“There can be no genuine economic growth when workers and Filipinos suffer from low wages, high prices and widespread unemployment.”
By MARYA SALAMAT
MANILA – Citing results of the recent Pulse Asia survey, labor center Kilusang Mayo Uno (KMU) reiterated today the urgent need for the government to at last listen to the workers’ demands: hike wages, implement a national minimum wage, and ban contractualization. The latter, they said, has further pressed down workers’ wages.
A Pulse Asia survey conducted from May 30 to June 5 showed that Filipinos continue to be most concerned about two economic issues—increasing workers’ pay (47 percent) and controlling inflation (46 percent). For the public, the next urgent issues are fighting graft and corruption in government (39 percent), and creating more jobs (37 percent).
The survey results reveal an estimate of the Filipino’ views of the Aquino administration’s actual achievements, given that it frequently cites its so-called “tuwid na daan” (righteous path), inclusive growth and good governance. In hosting the Asia-Pacific Economic Cooperation this year, it is also being presented like “a poster boy” of the economic grouping’s unity for globalization policies.
But in Pulse Asia’s survey report, the Aquino administration got negative grades in improving or increasing the pay of workers; in reducing poverty among Filipinos; and in controlling inflation.
Jerome Adonis, secretary general of KMU, describes it as “another proof the ‘inclusive growth’ being bragged about by the Aquino government is a lie.” He said there can be no genuine economic growth when workers and Filipinos suffer from low wages, high prices and widespread unemployment.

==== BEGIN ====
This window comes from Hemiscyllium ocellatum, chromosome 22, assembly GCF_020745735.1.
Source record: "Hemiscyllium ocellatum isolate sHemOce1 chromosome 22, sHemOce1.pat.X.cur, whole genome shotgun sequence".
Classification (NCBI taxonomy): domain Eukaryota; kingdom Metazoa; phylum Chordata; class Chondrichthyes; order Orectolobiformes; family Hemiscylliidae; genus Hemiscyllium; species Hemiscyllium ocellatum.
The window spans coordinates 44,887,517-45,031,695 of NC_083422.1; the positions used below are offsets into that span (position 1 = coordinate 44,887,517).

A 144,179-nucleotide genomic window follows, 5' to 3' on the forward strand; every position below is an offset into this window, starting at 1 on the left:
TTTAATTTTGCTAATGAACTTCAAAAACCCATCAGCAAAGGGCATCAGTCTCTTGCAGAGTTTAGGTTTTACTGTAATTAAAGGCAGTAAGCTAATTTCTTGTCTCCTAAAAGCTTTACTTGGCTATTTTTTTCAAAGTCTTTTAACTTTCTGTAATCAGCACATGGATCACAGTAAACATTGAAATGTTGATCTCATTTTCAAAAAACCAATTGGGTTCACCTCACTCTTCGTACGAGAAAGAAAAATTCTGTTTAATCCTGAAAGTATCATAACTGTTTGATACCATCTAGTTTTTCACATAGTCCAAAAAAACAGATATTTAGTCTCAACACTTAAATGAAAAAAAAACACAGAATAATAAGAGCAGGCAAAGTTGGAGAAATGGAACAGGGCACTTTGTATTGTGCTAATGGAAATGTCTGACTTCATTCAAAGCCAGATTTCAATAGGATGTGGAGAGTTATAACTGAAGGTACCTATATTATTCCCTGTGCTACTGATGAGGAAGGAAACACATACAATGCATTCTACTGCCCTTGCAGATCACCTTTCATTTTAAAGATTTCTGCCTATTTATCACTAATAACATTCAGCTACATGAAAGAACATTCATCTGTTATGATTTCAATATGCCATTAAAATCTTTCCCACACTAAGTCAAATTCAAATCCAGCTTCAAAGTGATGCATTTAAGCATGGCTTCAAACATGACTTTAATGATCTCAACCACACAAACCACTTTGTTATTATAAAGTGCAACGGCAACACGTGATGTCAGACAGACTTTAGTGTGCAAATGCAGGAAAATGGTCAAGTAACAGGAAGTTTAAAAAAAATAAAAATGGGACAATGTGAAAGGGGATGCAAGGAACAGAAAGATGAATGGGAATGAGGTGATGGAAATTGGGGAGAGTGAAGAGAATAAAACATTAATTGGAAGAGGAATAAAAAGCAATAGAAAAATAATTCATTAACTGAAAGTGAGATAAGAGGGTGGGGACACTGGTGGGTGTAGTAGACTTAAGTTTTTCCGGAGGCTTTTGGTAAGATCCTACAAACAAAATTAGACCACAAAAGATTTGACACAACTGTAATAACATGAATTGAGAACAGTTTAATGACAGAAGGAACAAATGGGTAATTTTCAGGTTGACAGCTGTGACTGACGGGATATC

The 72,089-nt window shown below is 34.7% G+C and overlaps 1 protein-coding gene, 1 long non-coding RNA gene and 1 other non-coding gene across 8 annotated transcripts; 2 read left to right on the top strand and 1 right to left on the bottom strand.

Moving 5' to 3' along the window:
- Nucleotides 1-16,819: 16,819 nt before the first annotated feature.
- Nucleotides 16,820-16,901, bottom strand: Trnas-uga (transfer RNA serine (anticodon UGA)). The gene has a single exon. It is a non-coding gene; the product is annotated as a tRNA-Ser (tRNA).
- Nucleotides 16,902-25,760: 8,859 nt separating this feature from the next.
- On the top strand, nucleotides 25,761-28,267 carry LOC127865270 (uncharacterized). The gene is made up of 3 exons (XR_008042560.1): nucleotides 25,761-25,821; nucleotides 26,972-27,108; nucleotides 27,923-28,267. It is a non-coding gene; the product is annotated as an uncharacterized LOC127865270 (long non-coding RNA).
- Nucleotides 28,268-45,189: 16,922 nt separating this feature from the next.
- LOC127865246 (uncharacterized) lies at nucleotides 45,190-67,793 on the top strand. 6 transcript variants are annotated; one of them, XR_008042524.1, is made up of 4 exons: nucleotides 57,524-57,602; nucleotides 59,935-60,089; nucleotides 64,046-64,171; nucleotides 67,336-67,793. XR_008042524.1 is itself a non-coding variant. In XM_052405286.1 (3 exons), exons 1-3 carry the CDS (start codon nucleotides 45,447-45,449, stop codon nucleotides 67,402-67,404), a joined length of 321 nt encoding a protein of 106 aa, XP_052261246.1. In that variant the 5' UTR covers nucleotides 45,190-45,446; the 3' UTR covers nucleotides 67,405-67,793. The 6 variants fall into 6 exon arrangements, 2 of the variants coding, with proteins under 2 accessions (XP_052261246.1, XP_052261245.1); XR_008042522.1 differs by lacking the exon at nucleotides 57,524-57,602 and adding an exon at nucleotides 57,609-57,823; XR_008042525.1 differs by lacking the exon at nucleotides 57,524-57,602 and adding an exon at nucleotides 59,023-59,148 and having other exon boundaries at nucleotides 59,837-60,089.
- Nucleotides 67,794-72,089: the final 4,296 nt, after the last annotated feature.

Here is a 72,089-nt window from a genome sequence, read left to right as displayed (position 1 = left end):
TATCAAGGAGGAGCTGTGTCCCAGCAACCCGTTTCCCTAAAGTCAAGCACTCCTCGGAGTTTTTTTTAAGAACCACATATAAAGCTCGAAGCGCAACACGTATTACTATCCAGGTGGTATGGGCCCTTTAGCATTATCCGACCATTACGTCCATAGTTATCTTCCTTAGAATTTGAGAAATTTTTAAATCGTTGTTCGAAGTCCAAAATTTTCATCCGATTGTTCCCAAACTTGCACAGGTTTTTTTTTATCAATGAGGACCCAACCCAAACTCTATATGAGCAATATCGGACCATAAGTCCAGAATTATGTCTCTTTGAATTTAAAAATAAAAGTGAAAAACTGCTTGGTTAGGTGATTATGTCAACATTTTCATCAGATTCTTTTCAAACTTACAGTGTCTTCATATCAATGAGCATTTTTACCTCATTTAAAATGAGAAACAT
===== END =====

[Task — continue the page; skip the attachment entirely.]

Even before the Aquino administration, the KMU has been campaigning for a legislated and across-the-board P125 minimum wage hike for the private sector. But their campaign has been met by refusal from employers’ groups, followed by what most labor groups decry as very meager, insulting wage hike orders from regional wage boards.
The real value of the average daily basic pay of millions of Filipino workers nationwide increased only less than P9 or 3.5 percent between 2010 and 2014, according to non-government thinktank Ibon Foundation. It also said that while net incomes of the largest corporations increased manifold, the increase in average daily basic pay for all industries was only 8.8 percent.
“The Pulse Asia survey, which came out days before the World Day for Decent Work or WDDW, shows that Filipinos want decent jobs where they receive living wages and enjoy security of tenure, as well as other trade-union rights,” Adonis said.